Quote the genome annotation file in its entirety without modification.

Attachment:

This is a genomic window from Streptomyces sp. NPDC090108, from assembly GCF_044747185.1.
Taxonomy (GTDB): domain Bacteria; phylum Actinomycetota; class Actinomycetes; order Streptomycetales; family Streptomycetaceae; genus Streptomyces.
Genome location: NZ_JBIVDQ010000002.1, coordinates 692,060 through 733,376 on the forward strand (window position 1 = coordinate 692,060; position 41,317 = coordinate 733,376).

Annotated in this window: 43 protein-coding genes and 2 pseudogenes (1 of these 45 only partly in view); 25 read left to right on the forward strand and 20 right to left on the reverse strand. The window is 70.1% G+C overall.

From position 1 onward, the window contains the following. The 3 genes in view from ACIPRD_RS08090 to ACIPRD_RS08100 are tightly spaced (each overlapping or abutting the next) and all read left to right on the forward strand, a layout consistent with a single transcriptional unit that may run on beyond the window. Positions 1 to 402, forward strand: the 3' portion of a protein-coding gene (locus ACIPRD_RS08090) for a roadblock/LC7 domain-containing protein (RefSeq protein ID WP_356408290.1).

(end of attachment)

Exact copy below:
This is a genomic window from Streptomyces sp. NPDC090108, from assembly GCF_044747185.1.
Taxonomy (GTDB): domain Bacteria; phylum Actinomycetota; class Actinomycetes; order Streptomycetales; family Streptomycetaceae; genus Streptomyces.
Genome location: NZ_JBIVDQ010000002.1, coordinates 692,060 through 733,376 on the forward strand (window position 1 = coordinate 692,060; position 41,317 = coordinate 733,376).

Annotated in this window: 43 protein-coding genes and 2 pseudogenes (1 of these 45 only partly in view); 25 read left to right on the forward strand and 20 right to left on the reverse strand. The window is 70.1% G+C overall.

From position 1 onward, the window contains the following. The 3 genes in view from ACIPRD_RS08090 to ACIPRD_RS08100 are tightly spaced (each overlapping or abutting the next) and all read left to right on the forward strand, a layout consistent with a single transcriptional unit that may run on beyond the window. Positions 1 to 402, forward strand: the 3' portion of a protein-coding gene (locus ACIPRD_RS08090) for a roadblock/LC7 domain-containing protein (RefSeq protein ID WP_356408290.1).